Currently, there is no Canadian literature on interpersonal rehabilitation with veterans and their families as they make the transition to civilian life. In his 2012 report, Pierre Daigle, the Ombudsman for the Department of National Defence and the Canadian Forces, points out that the simple use of the expression “return to civilian life” could in fact be a factor in the suffering.
Finally, the term “return to civilian life” is sometimes employed by CF leaders and administrators. It completely misrepresents the reality facing most members afflicted with OSIs and no longer fit to serve. Though demographics are shifting, a preponderance of CF members still joined the military in early adulthood and know only what it is to be a sailor, soldier or airman/woman. Not only has their military career been the only one they have ever had, but it is a major part of their identity. As a result, the notion of “returning to civilian life” is invariably more complex and cathartic than the term suggests. More often than not it is an arrival to adult civilian life rather than a return, with all the uncertainty and trepidation that such entails.
I fully support that statement. The shaping of a soldier, from the oath of allegiance ceremony, through basic training — which is designed to get the civilian out and put the military unit in — and becoming a trained military member, forms the foundation on which a military identity is built. That identity remains ingrained for the rest of our careers.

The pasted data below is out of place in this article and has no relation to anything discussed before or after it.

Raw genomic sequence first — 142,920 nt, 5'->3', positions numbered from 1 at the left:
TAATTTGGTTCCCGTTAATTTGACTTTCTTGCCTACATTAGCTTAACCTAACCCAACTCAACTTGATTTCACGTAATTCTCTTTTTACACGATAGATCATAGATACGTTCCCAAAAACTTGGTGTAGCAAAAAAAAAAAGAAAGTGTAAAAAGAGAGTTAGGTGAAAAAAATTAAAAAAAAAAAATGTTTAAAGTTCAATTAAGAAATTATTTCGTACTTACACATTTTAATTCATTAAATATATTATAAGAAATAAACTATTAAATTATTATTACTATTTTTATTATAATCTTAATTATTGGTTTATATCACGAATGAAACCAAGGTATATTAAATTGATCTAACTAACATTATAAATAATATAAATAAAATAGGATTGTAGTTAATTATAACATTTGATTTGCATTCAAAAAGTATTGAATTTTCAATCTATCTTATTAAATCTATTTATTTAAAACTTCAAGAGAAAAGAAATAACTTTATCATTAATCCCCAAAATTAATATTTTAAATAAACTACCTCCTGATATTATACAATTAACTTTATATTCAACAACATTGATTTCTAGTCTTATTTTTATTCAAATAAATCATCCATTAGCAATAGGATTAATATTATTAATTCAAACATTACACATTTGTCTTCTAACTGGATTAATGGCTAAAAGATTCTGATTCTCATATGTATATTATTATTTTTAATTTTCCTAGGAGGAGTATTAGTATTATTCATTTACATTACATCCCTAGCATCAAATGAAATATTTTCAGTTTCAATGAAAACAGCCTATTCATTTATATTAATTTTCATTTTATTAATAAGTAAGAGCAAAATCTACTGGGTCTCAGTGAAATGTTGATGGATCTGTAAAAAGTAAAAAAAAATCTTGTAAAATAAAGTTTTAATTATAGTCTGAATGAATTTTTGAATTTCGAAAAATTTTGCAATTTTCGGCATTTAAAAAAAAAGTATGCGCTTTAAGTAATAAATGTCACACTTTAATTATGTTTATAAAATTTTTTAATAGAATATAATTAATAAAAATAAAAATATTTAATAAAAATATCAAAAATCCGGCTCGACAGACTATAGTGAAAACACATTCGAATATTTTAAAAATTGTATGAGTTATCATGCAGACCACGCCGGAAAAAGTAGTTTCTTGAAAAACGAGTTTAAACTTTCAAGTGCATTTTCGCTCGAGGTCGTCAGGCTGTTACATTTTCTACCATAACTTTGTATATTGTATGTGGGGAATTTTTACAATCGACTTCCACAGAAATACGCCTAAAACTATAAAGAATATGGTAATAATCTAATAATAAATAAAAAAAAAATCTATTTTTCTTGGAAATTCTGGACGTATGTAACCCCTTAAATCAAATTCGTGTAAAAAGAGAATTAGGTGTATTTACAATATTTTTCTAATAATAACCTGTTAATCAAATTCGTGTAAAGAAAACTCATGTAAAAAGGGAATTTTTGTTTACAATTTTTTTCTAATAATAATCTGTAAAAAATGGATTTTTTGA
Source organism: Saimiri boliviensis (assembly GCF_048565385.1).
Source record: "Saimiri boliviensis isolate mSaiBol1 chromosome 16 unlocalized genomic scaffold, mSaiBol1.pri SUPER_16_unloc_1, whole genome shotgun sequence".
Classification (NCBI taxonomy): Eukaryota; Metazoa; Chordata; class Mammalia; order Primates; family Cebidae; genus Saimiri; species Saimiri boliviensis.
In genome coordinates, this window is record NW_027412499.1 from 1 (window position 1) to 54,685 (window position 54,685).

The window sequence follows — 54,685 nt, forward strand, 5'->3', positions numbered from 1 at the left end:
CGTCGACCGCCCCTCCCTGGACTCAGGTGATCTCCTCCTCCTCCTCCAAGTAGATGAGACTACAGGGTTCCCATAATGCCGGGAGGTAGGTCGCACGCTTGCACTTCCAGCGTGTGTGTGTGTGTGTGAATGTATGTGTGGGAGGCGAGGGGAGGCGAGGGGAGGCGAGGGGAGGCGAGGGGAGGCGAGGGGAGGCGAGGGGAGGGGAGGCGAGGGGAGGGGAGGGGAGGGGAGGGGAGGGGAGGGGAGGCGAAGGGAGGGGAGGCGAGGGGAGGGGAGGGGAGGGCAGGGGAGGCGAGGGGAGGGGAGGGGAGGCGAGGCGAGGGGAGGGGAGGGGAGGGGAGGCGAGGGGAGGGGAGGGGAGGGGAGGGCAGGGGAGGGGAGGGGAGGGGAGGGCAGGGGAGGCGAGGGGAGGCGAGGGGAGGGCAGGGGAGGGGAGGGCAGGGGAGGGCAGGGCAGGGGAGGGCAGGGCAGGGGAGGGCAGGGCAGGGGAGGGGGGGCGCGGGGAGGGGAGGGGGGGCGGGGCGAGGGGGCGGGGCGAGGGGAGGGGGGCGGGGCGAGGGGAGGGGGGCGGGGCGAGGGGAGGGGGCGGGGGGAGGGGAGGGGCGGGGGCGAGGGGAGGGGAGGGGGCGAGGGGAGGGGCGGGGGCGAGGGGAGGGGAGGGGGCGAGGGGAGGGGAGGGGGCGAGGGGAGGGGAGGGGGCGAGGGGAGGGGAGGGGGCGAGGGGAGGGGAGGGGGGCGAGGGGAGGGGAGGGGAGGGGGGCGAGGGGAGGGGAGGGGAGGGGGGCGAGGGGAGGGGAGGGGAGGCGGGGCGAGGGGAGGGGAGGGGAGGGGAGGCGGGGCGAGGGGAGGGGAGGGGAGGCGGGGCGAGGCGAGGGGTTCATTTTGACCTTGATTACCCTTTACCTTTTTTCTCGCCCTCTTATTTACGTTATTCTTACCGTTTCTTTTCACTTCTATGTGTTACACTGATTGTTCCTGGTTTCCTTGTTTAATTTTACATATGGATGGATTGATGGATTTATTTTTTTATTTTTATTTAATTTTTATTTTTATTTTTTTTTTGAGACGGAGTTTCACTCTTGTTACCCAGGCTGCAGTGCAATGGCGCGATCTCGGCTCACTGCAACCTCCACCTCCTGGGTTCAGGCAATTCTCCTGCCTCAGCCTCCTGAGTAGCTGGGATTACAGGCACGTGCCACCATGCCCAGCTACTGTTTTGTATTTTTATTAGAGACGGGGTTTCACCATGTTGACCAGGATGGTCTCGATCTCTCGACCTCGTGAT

We put a lot of effort into training our military, but we forget that we have to detrain them when they leave. The detraining cannot take the form of current transition programs, because they are not designed to consider that aspect. We should invest in training to return to civilian life that would focus on helping us to rediscover ourselves as individuals. It should establish our own values and our own needs, something members of the military have never done, because we think and act as a team in which individualism has no place. We have to learn how to build our own individuality once more.
However, that is not easy when you are going through the transition in isolation, as is the case for all those who are discharged for medical reasons. As soon as the diagnosis is given, a label follows, and a kind of rejection is experienced immediately. We are slowly moved aside, or even transferred to the Joint Personnel Support Team. From that point, the entire process is individual. In a way, we are isolated from and forgotten by the system that shaped us. We feel the burden of our suffering in addition to the burden of this rejection.
We go through the discharge process ourselves, with no social support, no comrades or peers to help. We wear our equipment, an important symbol of identity, and our identity cards, with no thanks, no honours, and no acknowledgement of what we have given. We have to beg to leave with dignity; there are no parades to recognize our service and our sacrifice.
So ask yourselves, when you add all that up, whether it may be normal for a person to have suicidal thoughts.
I would have liked to leave with honour. The current process leaves us with a bitter taste that implies that, because we are wounded, we are no longer worthy enough to be mentioned or respected for what we gave to the fight. Believe you me, that is enough to lead a person who is suffering to suicide.
Once again, Mr. Chair and members of the committee, I am extremely grateful for this opportunity to testify today. I sincerely believe that changes can be made to support our veterans in an honourable and respectful transition that could, I am convinced, avoid a descent into hell and a fatal act.
I will be pleased to answer your questions about my situation, and I gladly welcome your comments.